Watch the Poetry Reading Blossoming Everywhere like Sunlight:
Watch the Poetry Reading POETS LIKE TO STIR THE POT:
Poems Read by Becky Shrimpton
Get to know poet Samuel Warmack:
1) What is the theme of your poem?
Blossoming – Violence and violence in the name of progress often seems to live on far beyond the initial hopes for progression. We (governments, religions, etc.), always seem to claim to believe in peace and, yet, violence seems to always follow our best laid plans for harmony. We name our sons and daughters for saints and yet that better nature always seems to get obscured by human greed, and that bizarre human need to be baptized by violence.
Poets – When your entire writing career is based upon the value of human emotion, do you stand to become a victim of the prostitution of those emotions? This poem is a personal reflection on the toll of constant personal reflection.
2) How would you like people to respond when they read or watch your poetry reading?
If one person reads/hears something I wrote, and feels that moment in time I was trying to capture, then I have done my job as a writer. If that person feels that moment, and questions their own view on reality, then I’ve done my job as a poet. Whatever it is that someone feels after reading my poetry, I only want to know that I’ve at least made them feel SOMETHING.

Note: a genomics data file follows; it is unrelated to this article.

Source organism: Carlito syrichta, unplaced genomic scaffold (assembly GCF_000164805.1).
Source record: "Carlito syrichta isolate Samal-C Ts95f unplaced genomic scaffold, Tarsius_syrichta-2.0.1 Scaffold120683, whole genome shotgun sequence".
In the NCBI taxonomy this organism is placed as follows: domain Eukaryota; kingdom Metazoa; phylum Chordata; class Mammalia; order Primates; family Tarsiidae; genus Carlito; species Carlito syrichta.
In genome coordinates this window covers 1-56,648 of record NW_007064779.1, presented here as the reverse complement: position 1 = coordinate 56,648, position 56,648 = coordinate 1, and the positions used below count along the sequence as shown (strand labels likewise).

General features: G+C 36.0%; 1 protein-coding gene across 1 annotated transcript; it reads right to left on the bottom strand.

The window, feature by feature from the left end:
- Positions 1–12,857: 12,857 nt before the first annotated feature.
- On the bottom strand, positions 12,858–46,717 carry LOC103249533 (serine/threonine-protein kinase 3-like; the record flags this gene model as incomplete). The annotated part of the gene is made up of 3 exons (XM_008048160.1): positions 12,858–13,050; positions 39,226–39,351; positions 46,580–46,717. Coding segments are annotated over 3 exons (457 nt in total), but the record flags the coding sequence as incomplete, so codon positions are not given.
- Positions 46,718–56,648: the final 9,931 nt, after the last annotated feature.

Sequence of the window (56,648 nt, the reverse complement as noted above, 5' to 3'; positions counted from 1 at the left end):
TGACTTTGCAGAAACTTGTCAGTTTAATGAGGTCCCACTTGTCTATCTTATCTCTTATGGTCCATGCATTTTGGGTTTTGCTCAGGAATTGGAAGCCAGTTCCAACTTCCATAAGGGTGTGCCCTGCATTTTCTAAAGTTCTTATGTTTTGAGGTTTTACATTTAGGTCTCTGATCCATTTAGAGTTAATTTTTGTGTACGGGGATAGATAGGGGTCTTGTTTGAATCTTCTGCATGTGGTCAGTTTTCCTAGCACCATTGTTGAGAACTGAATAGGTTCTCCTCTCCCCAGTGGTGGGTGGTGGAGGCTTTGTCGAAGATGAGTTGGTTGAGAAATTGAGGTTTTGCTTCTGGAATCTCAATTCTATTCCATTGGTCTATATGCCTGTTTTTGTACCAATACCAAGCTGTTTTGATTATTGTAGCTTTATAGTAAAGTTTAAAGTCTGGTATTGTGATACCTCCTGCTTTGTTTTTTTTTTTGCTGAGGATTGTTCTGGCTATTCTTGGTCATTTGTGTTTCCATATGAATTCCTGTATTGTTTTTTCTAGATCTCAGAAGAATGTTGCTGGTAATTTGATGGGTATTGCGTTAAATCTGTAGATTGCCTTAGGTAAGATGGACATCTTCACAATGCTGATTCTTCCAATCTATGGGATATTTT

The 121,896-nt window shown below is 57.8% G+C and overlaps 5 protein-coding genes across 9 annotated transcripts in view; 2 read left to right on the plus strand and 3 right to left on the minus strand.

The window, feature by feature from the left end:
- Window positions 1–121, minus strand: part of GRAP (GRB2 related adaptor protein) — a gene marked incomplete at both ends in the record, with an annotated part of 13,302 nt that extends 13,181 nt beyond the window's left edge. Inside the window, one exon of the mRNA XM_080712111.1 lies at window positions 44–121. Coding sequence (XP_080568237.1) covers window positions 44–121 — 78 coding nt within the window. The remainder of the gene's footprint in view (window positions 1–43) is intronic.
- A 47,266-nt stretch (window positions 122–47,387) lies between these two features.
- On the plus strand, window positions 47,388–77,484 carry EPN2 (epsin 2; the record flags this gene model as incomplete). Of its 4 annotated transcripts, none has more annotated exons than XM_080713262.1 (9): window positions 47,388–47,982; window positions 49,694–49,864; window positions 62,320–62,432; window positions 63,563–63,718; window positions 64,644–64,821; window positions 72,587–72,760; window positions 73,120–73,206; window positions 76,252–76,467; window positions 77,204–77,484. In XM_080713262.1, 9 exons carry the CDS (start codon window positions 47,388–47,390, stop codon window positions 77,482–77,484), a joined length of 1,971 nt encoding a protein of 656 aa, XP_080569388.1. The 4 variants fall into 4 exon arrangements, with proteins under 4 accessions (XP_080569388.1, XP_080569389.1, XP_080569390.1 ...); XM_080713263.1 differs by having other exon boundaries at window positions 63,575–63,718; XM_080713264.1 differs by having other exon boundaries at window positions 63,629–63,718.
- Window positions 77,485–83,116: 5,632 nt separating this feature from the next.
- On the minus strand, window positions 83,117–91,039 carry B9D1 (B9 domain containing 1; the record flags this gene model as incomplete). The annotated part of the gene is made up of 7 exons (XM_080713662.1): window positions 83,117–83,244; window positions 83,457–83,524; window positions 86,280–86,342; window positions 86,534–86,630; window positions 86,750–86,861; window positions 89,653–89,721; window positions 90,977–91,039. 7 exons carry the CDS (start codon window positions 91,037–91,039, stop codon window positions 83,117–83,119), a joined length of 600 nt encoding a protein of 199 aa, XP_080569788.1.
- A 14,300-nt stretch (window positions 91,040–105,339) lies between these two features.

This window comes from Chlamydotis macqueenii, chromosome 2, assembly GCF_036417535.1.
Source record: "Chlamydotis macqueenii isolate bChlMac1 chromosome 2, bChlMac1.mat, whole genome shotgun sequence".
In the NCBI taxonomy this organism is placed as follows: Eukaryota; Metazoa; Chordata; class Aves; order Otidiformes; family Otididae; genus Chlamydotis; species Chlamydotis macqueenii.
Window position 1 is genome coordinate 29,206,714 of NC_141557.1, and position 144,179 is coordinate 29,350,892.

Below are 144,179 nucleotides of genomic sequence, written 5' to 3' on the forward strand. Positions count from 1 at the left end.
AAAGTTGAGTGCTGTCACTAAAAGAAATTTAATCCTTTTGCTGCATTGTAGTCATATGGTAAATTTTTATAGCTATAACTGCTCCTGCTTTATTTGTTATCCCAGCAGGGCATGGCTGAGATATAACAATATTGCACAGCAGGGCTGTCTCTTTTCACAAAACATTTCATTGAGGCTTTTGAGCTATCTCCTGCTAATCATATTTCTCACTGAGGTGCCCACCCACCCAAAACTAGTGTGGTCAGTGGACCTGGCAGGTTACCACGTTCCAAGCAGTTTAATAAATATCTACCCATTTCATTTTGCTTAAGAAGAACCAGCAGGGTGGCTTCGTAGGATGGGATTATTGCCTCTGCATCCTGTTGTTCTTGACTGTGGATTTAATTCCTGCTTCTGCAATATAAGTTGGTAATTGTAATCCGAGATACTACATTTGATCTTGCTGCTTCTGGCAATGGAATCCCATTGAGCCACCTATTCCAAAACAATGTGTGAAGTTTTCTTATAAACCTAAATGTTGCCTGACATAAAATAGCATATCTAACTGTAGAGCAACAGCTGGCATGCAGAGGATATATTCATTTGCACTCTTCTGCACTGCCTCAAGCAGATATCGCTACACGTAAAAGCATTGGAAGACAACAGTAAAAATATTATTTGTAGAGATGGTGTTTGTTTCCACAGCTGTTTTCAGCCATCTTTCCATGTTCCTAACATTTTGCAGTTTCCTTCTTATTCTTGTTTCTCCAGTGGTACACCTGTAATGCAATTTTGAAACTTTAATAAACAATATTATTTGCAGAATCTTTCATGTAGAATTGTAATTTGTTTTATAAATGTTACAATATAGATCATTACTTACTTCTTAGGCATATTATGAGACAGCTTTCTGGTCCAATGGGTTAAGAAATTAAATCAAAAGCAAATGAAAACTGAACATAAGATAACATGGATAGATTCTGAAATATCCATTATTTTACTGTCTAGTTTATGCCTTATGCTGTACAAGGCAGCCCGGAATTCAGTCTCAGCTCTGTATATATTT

3) How long have you been writing poetry?
The first poem I can remember writing is when I was 3 or 4 years-old. That was 27 years ago now, so, I’ve been writing in one form another for as long as I’m able to actually remember.
4) Do you have a favorite poet?
I love so many poets, but the first I can remember truly connecting with is Saul Williams. His innate sense of rhythm; the beautiful, ugly insights; the easy, open flow of his sentences, where every word serves a purpose… You’re not supposed to admit such things, but I’m a total fanboy.
5) What influenced you to submit to WILDsound and have your poetry performed by a professional actor?
What I always try and convey with my writing is a sense of the dramatic – my biggest complaint with poetry is that, at times, it’s too insular. I feel like a poets’ duty is to make the intangible real, to involve the reader, so I try to imagine every poem as an opportunity to sketch a scene on a stage. I felt like WILDsound was the perfect space for a drama fan like me to submit his work.
6) Do you write other works? scripts? Short Stories? Etc..?
A short story of mine was published in Creative Loafing magazine earlier this year, and I’m currently working on my fourth book (but first collection) of short fiction.
7) What is your passion in life?
Telling a good story is my greatest passion in life. Poetry is the most natural conduit for me, by connecting global history to personal history in an emotional, reachable fashion. I feel as though people are too often disconnected from their deepest internal “truths”, and that no matter how small, poetry directly touches on those spaces inside each of us that we’re sometimes too afraid to openly share. Connection is my greatest passion in life: connection to our inner selves, to the long line of global history that defines each of us, and to each meaningless occurrence that shapes the unerring arrow of time.
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Deadline: FREE POETRY Festival – Get your poem made into a MOVIE and seen by 1000s. Three options to submit:
WATCH this month’s poetry readings performed by professional actors: